The Bavarian Dream: Garmisch-Partenkirchen, Zugspitze & Füssen

Seeing the Bavarian Alps has always been a dream of ours. Bavaria has a magical lure. The countryside is decorated with mountainside castles and quaint villages, making it one of the most picturesque places in the world. Therefore, we decided to visit the Bavarian village of Garmisch-Partenkirchen, a rustic ski town on the border of Austria. We rented a car and drove to the destination via the autobahn – a harrowing experience to say the least, but a must-do bucket list adventure.

The Village of Garmisch-Partenkirchen

Garmisch-Partenkirchen is about 90 minutes south of Munich. The architecture alone made this alpine town unique, boasting a mix of gothic, timber-framed buildings and Bavarian-styled homes, with beautifully painted exteriors. The Bavarians were extremely friendly, and they loved their outdoor market gatherings, music, specialty drinks and athletics. Garmisch-Partenkirchen is known for hosting the 1936 winter olympics, and it continues to be a hub for winter sports today. 

The Christmas market on Ludwigstraße outside our hotel

We stayed at the ATLAS Grand, a centrally located hotel in Partenkirchen. At about 160$ per night, it provides a delicious breakfast, stunning entryway and lobby, an extremely friendly and helpful staff, alpine views, and paneled, rustic rooms.

Gluehwein! Make sure to give your glasses back! You might think the drinks are 6$, but they are only 3$ if you return the glasses!

The Atlas Grand sits amidst cobblestone streets, painted buildings, and an old-school Christmas market. The market provided us with nightly, live Christmas tunes, delicious food stands, flaming gluehwein and a local favorite, zirb’n schnaps, made from high-elevation pine sap! Hence, this was our 6pm destination every night. After a day of site-seeing, we would leave our room and walk out the door into the Christmas Market, where dozens of locals gathered every night with their friends and children to listen to music, drink festive libations, and eat the savory food-stand fare.

The ATLAS Grand entryway

Garmisch-Partenkirchen was originally two separate cities. The ATLAS Grand is in Partenkirchen, the “Old Town”. The hotel provided a free bus pass, which allowed us to travel to the newer, more posh section of Garmisch. There we found designer shops, an ice rink in the market center, and high end (but still totally affordable) restaurants. The food was better in Garmisch, so we would suggest bringing your appetites across town. We ate at Alpenhof – which we both agreed was one of the best meals we’ve ever had because of its weinersnitchel, which was decadent.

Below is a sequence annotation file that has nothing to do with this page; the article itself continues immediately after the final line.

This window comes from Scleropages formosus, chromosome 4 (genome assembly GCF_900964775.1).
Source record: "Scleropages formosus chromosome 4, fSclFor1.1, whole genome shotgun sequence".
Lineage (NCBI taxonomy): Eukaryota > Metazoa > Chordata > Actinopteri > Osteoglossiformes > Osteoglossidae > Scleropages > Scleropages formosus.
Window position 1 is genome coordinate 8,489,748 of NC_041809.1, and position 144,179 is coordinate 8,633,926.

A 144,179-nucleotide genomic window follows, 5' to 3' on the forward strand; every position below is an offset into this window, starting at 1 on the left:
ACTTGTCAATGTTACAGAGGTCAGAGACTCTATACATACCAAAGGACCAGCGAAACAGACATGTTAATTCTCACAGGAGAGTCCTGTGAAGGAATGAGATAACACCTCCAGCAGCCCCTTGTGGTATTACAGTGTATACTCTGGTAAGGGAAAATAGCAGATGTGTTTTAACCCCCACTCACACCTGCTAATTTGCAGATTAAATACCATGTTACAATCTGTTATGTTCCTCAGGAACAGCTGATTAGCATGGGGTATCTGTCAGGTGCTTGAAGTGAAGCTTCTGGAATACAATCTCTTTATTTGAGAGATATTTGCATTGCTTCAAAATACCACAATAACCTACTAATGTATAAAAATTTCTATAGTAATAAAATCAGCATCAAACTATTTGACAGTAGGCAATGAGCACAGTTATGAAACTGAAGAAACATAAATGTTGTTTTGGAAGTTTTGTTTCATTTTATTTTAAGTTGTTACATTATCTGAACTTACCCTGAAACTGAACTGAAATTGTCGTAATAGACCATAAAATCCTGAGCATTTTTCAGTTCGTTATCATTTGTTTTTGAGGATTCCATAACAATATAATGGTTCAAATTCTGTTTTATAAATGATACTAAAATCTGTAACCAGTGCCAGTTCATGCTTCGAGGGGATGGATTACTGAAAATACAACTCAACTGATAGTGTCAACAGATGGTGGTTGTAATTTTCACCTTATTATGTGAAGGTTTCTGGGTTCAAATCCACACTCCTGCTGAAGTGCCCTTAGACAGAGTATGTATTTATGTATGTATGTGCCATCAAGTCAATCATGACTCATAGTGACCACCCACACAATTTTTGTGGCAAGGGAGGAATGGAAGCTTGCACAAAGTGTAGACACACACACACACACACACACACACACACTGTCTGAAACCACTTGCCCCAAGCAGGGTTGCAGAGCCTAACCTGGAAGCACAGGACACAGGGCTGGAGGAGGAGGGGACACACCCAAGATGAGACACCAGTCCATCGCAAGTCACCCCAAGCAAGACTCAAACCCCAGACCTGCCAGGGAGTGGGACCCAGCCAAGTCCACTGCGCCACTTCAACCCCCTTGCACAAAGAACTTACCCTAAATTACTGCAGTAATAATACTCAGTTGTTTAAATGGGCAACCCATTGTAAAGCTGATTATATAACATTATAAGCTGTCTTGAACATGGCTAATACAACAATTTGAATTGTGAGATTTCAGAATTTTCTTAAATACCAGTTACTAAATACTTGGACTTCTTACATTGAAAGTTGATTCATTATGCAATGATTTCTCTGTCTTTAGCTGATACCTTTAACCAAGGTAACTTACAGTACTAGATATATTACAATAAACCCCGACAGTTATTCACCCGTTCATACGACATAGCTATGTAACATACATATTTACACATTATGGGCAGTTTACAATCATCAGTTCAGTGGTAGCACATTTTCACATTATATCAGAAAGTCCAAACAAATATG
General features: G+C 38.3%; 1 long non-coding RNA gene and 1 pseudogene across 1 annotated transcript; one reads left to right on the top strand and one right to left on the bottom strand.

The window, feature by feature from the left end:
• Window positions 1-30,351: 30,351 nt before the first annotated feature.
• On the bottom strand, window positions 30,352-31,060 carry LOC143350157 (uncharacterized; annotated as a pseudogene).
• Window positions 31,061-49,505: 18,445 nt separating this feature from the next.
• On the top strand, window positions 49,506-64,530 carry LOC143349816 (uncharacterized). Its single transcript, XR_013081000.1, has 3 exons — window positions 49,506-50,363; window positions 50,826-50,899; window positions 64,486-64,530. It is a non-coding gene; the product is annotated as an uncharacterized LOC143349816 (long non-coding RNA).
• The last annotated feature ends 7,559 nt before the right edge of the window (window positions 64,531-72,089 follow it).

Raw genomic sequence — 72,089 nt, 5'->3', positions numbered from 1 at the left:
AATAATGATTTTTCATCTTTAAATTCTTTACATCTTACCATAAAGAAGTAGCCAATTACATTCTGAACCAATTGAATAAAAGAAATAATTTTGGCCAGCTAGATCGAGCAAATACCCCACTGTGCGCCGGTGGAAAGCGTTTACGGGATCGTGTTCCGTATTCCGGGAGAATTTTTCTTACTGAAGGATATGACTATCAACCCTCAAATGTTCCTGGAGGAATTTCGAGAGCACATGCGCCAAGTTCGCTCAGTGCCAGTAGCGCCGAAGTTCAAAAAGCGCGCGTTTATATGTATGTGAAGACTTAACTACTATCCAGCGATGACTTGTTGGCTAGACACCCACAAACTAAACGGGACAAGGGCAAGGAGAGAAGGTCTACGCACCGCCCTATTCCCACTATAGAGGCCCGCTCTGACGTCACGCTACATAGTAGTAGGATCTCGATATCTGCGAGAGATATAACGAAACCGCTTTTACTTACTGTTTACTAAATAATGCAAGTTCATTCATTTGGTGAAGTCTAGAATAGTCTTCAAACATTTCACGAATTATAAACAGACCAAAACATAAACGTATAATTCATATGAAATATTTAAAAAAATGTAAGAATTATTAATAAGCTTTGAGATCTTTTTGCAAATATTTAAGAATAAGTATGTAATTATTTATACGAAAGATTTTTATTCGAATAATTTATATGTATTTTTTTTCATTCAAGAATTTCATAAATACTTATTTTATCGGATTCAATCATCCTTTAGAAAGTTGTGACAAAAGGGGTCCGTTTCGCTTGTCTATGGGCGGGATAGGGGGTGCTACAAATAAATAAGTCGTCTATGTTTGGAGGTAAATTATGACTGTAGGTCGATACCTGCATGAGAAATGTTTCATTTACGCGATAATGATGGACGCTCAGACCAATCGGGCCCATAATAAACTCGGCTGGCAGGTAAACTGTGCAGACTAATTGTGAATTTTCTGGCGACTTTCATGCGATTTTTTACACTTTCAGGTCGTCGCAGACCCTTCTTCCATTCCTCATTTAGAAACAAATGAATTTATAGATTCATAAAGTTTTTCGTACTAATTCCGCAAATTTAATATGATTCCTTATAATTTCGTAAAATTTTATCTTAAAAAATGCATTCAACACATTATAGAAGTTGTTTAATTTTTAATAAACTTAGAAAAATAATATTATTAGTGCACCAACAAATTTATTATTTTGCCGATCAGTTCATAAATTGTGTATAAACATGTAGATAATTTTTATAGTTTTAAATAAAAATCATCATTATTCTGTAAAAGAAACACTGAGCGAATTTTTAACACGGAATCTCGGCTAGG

Zugspitze, the Highest Peak in the German Alps

Perhaps Garmisch-Partinkirshen’s most extraordinary attraction was Zugspitze, an alpine glacier ski resort accessed only by a tunneling cogwheel train direct from Garmisch-Partenkirchen, or two, panoramic glacier cable cars at the mountain base. The cable car was an experience in and of itself. It would make even the bravest of adventurers week in the knees. Hence, even if you don’t ski, the cable car is an experience not to miss!

Zugspitze ski area

Zugspitze is Germany’s highest peak in the Alps, with a near 10,000 ft summit that offers snow 6 months of the year. Its panoramic views, treeless peaks, and versatile terrain left us wonderstruck.


Zugspitze has a 5698 ft vertical drop with over 12 miles of natural snow pistes, while its’ connecting mountain, the Garmisch Classic, offers skiers 25 more miles of terrain. With views spanning the Alps in 4 different countries, skiing could not have been more aesthetically stunning. 

Füssen and Neuschwanstein Castle

After a day of skiing, we decided to visit Neuschwanstein, Germany’s most iconic fairytale castle in the Alps. It lies about an hour from Garmisch-Partenkirchen, which makes it an easy trip as you passed through stunning alpine villages burrowed between immense, unrivaled mountain peaks.

King Ludwig’s Neuschwanstein Castle

Towering over the ancient town of Füssen is Neuschwanstein, also know as New Swan Stone castle. Because of its altitude, transportation is provide via horse and carriage. If you are feeling active, however, it is a 30 minute uphill hike.  The carriage ride was about 6$ per person, and on a cold day was well worth it! Nestled well over 3,000 feet in the northern alps, the views are so beautiful, they even inspired Tchaikovsky’s music for the ballet swan lake. Make sure to book a tour ahead of time since they sell out early almost every day.

There are some places that you leave, but they say with you. Bavaria was one of them.



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